Monty Hall hosted the Let’s Make A Deal gameshow, on which a contestant tries to select the ’prize’ door from three doors. Once a door is chosen, one of the remaining two doors is revealed as a ’loser’. Then, before the ’prize’ door is revealed, the player has the option to keep their initial choice or switch to the other remaining unrevealed door.
The Monty Hall Problem asserts that after a losing door is revealed, switching one’s choice from the initially selected door to the other unknown door doubles one’s chances of selecting the prize door. The explanations of this argument, are logically sound. However, before fully unravelling the logic, I built a simple simulation to bear out or disprove the assertion.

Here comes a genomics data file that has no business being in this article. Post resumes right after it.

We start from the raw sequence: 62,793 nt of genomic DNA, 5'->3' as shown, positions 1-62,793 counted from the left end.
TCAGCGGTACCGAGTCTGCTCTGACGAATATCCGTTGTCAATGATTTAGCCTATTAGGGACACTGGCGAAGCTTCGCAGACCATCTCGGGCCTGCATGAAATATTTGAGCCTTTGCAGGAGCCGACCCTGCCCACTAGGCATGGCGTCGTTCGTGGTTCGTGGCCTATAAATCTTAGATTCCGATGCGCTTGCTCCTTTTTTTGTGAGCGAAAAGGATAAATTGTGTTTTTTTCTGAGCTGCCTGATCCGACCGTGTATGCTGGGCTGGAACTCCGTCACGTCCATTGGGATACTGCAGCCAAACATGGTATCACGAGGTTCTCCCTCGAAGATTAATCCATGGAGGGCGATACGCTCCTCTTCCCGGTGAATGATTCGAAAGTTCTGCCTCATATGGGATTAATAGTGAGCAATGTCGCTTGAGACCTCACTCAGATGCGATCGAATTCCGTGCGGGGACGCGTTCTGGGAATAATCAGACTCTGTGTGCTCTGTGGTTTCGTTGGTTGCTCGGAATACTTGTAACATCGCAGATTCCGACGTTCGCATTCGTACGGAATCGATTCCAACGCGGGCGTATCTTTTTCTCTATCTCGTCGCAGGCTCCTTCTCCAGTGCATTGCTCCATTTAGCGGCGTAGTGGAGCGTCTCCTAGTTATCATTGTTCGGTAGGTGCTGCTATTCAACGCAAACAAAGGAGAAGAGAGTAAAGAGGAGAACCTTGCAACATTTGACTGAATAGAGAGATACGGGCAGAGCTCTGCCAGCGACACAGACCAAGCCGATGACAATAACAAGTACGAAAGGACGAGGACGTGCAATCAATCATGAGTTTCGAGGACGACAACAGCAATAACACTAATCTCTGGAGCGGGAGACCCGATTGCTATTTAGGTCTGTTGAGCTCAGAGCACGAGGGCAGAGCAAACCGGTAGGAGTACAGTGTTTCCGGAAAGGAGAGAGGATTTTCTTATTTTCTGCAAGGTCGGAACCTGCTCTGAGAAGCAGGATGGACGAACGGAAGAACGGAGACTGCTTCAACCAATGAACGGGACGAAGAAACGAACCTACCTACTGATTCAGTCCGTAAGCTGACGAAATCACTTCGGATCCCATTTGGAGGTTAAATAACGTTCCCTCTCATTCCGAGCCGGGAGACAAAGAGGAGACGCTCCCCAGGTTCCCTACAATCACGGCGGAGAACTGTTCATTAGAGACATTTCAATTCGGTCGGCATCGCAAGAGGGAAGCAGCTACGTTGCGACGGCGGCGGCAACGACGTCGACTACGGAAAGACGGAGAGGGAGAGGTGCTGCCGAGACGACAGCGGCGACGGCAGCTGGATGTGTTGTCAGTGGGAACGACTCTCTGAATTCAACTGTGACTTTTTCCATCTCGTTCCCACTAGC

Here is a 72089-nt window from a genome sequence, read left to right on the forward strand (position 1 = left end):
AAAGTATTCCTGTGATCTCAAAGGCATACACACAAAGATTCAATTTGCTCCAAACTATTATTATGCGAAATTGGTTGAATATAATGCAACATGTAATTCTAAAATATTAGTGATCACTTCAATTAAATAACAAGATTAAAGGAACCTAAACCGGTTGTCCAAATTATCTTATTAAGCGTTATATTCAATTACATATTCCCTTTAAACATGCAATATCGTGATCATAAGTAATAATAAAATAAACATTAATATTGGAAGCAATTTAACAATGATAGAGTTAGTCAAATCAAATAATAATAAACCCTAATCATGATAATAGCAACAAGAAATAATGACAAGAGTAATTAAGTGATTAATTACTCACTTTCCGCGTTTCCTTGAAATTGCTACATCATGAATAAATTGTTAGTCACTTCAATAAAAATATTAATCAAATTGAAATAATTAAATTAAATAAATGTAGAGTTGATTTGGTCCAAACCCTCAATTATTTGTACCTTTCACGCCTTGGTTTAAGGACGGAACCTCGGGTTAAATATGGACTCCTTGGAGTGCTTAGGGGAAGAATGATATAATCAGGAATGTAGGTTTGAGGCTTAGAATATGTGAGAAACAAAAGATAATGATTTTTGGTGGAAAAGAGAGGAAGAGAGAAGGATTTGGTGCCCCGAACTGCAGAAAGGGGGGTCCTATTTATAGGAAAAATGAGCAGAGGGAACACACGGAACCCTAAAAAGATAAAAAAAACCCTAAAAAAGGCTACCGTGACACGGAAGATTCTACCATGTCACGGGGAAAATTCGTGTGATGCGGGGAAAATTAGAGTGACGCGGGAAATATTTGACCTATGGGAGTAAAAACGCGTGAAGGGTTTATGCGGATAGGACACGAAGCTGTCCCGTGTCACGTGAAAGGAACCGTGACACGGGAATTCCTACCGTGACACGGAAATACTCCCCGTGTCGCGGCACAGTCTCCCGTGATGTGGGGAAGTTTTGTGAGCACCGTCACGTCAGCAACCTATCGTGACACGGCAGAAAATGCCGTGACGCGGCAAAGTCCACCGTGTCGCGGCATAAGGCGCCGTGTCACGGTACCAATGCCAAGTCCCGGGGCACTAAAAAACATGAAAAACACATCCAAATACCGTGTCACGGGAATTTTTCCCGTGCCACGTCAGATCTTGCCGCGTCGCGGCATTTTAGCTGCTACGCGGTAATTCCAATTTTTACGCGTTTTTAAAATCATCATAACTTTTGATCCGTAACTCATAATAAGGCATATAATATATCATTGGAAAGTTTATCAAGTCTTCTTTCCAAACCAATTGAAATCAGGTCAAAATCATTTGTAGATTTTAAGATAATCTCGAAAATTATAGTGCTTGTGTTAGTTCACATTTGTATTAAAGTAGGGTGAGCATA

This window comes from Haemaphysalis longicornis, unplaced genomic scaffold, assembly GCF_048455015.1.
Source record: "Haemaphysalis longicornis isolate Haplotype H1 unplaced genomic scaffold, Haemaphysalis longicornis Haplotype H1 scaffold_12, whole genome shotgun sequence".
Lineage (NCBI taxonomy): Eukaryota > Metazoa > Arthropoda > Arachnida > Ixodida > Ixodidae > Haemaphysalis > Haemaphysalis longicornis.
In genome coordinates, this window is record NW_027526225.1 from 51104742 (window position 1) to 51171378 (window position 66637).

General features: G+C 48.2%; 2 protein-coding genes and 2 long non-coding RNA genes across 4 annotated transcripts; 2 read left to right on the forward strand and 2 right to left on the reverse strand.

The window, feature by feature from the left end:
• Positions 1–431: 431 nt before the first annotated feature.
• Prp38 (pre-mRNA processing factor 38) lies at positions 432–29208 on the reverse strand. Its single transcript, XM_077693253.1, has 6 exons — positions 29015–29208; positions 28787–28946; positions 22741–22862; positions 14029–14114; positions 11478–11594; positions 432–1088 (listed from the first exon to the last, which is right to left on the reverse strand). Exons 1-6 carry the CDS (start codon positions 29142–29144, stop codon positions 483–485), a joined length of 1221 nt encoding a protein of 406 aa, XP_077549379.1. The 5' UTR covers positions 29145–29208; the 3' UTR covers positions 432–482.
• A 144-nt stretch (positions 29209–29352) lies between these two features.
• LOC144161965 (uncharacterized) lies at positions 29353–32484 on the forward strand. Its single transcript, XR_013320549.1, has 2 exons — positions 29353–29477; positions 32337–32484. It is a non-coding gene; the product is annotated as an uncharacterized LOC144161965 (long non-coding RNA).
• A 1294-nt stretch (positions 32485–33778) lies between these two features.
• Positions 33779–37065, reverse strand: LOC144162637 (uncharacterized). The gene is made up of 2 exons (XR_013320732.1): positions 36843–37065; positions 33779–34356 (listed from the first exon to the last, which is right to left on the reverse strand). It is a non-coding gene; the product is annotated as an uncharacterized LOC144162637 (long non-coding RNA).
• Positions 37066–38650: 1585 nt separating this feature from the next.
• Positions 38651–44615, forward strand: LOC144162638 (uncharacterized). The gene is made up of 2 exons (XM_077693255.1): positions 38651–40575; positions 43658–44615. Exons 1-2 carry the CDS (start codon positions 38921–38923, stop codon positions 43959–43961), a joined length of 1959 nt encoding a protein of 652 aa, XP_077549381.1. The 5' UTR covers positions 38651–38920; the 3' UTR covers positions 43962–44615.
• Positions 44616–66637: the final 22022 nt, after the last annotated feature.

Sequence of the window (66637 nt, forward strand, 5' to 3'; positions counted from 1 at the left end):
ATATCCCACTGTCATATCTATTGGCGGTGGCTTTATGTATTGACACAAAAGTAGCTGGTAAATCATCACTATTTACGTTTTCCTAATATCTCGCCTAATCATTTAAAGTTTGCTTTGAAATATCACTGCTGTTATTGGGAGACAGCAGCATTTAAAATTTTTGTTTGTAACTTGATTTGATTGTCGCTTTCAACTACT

For the simulation to demonstrate the switching-is-twice-as-likely-to-win assertion, simply run the simulation with "Always stick" selected and compare the results to "Always switch". Set the simulation to run more times for more average results.
Let’s use the...